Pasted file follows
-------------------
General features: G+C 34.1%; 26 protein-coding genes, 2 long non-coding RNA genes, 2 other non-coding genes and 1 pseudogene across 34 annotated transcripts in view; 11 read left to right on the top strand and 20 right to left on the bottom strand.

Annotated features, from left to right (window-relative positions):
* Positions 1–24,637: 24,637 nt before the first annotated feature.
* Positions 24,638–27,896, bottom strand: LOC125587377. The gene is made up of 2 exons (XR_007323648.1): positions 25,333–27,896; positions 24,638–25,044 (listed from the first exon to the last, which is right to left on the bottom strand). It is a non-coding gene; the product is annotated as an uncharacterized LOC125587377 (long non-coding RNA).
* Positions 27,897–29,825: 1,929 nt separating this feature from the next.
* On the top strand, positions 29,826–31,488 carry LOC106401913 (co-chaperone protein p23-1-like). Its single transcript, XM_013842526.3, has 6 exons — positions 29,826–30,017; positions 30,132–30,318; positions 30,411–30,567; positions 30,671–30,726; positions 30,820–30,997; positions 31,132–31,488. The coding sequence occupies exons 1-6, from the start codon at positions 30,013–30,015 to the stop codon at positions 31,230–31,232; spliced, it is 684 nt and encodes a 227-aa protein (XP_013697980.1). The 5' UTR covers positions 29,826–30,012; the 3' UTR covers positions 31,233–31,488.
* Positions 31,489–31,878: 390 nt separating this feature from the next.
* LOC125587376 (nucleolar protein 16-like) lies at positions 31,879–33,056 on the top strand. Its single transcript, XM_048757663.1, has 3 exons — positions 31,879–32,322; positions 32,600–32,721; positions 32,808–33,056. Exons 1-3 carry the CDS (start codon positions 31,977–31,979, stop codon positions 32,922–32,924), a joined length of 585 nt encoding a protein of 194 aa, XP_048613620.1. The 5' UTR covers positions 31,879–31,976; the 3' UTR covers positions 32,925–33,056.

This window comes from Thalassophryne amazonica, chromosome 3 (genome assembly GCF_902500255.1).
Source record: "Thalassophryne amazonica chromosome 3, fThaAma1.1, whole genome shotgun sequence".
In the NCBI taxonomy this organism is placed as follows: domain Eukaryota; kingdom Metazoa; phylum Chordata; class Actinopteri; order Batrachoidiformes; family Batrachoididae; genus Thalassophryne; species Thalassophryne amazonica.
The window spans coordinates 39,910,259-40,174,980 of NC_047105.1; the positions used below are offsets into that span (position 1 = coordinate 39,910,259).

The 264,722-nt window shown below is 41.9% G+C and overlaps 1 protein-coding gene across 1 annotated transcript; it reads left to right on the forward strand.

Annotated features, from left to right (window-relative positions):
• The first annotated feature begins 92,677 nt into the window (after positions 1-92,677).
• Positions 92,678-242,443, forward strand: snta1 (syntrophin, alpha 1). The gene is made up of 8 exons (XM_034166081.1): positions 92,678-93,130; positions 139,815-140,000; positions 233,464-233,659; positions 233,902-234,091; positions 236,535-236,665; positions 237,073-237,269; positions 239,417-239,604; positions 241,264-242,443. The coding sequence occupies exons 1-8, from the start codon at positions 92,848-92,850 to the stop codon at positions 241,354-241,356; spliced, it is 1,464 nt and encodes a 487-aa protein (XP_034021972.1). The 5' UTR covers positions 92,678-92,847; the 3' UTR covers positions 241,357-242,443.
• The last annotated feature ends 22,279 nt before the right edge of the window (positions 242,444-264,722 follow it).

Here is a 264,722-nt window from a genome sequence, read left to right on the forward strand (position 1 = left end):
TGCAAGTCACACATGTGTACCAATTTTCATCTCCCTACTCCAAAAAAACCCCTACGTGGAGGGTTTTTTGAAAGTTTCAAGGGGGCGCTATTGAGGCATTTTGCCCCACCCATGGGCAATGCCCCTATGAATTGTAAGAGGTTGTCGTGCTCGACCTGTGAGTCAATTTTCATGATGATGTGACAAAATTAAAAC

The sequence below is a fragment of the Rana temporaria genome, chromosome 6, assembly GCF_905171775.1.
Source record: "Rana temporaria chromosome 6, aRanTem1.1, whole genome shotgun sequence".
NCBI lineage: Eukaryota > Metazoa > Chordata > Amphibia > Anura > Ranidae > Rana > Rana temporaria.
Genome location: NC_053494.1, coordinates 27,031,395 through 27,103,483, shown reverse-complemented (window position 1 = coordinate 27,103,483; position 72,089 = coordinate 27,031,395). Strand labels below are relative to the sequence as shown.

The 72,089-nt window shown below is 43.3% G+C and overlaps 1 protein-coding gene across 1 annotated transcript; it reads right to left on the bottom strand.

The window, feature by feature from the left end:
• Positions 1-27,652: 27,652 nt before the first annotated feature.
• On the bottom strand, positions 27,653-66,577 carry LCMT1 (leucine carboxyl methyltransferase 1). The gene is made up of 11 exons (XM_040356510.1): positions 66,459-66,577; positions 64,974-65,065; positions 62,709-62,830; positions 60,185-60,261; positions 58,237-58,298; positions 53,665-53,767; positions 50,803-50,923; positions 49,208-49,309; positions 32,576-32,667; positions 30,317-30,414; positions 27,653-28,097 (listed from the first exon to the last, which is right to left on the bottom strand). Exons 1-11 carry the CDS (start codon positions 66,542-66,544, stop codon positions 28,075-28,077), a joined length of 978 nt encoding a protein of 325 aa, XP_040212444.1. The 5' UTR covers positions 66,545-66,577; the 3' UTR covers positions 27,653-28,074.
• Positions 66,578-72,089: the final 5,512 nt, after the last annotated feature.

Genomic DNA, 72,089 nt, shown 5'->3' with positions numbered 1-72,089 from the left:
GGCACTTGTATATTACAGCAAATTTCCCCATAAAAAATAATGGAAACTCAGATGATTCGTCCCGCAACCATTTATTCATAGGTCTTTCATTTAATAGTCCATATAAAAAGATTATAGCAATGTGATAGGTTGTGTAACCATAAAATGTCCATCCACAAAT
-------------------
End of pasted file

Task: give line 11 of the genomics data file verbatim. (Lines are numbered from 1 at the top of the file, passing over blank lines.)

In the NCBI taxonomy this organism is placed as follows: domain Eukaryota; kingdom Metazoa; phylum Chordata; class Actinopteri; order Batrachoidiformes; family Batrachoididae; genus Thalassophryne; species Thalassophryne amazonica.